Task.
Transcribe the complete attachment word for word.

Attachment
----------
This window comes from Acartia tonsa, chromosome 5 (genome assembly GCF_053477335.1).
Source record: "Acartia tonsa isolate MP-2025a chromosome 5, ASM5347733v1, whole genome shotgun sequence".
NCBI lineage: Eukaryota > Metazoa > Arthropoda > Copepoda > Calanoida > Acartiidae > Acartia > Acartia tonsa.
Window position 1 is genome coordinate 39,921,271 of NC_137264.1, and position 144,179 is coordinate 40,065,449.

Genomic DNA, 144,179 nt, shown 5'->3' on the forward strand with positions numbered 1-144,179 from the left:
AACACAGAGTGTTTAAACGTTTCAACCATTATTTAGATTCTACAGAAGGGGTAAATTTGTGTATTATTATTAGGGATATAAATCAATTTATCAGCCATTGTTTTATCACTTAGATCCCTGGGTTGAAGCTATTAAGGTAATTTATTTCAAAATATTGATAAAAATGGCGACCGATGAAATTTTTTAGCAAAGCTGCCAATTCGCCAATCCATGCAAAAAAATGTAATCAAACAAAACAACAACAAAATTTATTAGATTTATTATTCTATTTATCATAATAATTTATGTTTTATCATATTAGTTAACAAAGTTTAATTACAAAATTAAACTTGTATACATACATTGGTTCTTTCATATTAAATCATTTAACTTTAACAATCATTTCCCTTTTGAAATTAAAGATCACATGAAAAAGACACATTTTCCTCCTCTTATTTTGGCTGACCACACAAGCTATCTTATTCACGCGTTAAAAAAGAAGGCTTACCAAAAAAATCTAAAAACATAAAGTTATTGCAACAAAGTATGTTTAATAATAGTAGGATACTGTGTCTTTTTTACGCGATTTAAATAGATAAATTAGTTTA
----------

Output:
This window comes from Acartia tonsa, chromosome 5 (genome assembly GCF_053477335.1).
Source record: "Acartia tonsa isolate MP-2025a chromosome 5, ASM5347733v1, whole genome shotgun sequence".
NCBI lineage: Eukaryota > Metazoa > Arthropoda > Copepoda > Calanoida > Acartiidae > Acartia > Acartia tonsa.
Window position 1 is genome coordinate 39,921,271 of NC_137264.1, and position 144,179 is coordinate 40,065,449.

Genomic DNA, 144,179 nt, shown 5'->3' on the forward strand with positions numbered 1-144,179 from the left:
AACACAGAGTGTTTAAACGTTTCAACCATTATTTAGATTCTACAGAAGGGGTAAATTTGTGTATTATTATTAGGGATATAAATCAATTTATCAGCCATTGTTTTATCACTTAGATCCCTGGGTTGAAGCTATTAAGGTAATTTATTTCAAAATATTGATAAAAATGGCGACCGATGAAATTTTTTAGCAAAGCTGCCAATTCGCCAATCCATGCAAAAAAATGTAATCAAACAAAACAACAACAAAATTTATTAGATTTATTATTCTATTTATCATAATAATTTATGTTTTATCATATTAGTTAACAAAGTTTAATTACAAAATTAAACTTGTATACATACATTGGTTCTTTCATATTAAATCATTTAACTTTAACAATCATTTCCCTTTTGAAATTAAAGATCACATGAAAAAGACACATTTTCCTCCTCTTATTTTGGCTGACCACACAAGCTATCTTATTCACGCGTTAAAAAAGAAGGCTTACCAAAAAAATCTAAAAACATAAAGTTATTGCAACAAAGTATGTTTAATAATAGTAGGATACTGTGTCTTTTTTACGCGATTTAAATAGATAAATTAGTTTA